Impressive writing does a lot for Stronger, but so does Jake Gyllenhaal, yet again adding another impressive role to his resume. Like his director, his performance never feels exploitative or in bad taste. But, he lets us in on the tortuous anguish. The most basic of tasks and PTSD flashbacks are excruciating to watch at times, as are the flaws in his character, leading to standout second and third act scenes. Remains to be seen if this is the one that finally gets him that elusive Best Actor nom (very early), but he should be in the conversation. His chemistry with Tatiana Maslany is outstanding, herself delivering work that goes well beyond the supportive girlfriend role. Their evolving relationship never gets old and is hardly ever sappy. It feels real and in the moment.

Stronger is a biopic that rarely feels as such. On the back of a great direction and brilliantly acted lead work, there’s a strong base that makes this real-life story every bit as resonant as it should be.


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Life: Movie Man Jackson

Let’s have the rapper Big K.R.I.T tell the people what he has to say about life. All aboard the International Space Station resides a crew of six individuals. In their space exploration, the crew recovers a probe from the planet Mars. This probe ends up containing extraterrestrial Life.

Tests show that this tiny organism—dubbed “Calvin”—is multi-celled, reacting to stimuli quickly and evolving rapidly. However, a specific test ends up making Calvin “aggressive” in ways that cannot be believed. With the crew’s safety compromised, they have to contain the threat and eliminate it before coming back to Terra firma. Good luck.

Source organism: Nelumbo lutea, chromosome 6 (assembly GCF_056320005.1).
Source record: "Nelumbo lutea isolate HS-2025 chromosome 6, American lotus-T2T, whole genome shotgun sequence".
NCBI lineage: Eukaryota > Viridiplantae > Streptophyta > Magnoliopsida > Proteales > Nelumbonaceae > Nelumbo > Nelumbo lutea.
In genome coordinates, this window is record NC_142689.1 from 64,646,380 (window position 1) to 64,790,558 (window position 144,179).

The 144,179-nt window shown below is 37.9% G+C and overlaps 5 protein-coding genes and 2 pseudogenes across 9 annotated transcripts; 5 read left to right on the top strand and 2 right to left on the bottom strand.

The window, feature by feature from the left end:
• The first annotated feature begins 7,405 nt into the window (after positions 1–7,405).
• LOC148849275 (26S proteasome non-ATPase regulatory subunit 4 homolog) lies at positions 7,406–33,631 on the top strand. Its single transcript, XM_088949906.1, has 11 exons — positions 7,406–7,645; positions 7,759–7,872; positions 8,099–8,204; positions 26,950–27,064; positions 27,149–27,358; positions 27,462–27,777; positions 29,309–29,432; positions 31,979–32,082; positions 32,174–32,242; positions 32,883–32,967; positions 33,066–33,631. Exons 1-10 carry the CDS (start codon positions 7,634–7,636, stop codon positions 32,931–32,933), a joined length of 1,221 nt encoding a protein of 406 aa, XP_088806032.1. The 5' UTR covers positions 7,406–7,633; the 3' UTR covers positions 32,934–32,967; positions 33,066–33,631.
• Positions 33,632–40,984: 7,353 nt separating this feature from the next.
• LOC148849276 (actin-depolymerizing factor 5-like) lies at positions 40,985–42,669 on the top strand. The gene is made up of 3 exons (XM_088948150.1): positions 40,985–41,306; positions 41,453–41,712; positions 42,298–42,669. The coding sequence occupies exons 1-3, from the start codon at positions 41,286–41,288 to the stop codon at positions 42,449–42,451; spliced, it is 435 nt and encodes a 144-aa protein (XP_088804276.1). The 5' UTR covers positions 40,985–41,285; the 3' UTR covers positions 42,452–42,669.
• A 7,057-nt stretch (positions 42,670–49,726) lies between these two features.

With the arrival of Life in theaters, I think we’ve officially reached peaked space disaster survival movie levels, if we haven’t already. They’ve always been present, but, pun intended, they always felt spaced out release date-wise from one another. From Gravity to Interstellar to The Martian to Europa Report to Passengers, all may be slightly different in the questions they pose to audiences (sometimes, none), but they are kind of the same when boiled down to the core. This is a way of saying Life has some solid good thrills and chills, good direction, and yet is still sort of underwhelming.

All of those aforementioned films are survival films to an extent, but Life, directed by Daniel Espinosa (Safe House), carries a noticeable horror lean, which slightly separates it from its like minded brethren, even if ever so slightly. Taking cues from Alien, Espinosa creates palpable tension and a real feeling of isolation once s*** officially hits the fan. It’s a good looking movie overall, too, incorporating much more CGI than anticipated, but it blending seamlessly with the real-life cast. Some moments truly do stand out.

Generally speaking, yours truly likes his sci-fi to be thought-provoking, and raise a question or two. In the case of Life, that sadly never happens. Scriptwriters Rhett Reese and Paul Wernick opt for the extremely conventional route here, settling into a (I hate this phrase, but it applies) by-the-numbers affair. Remove the organism, replace it with Jason, and voila! You’ve got Jason X. That’s not to say things aren’t still tense, but more predictable. The ending certainly leaves things open to more installments, though the prospects of this happening with the projected box office are slim to none at the moment.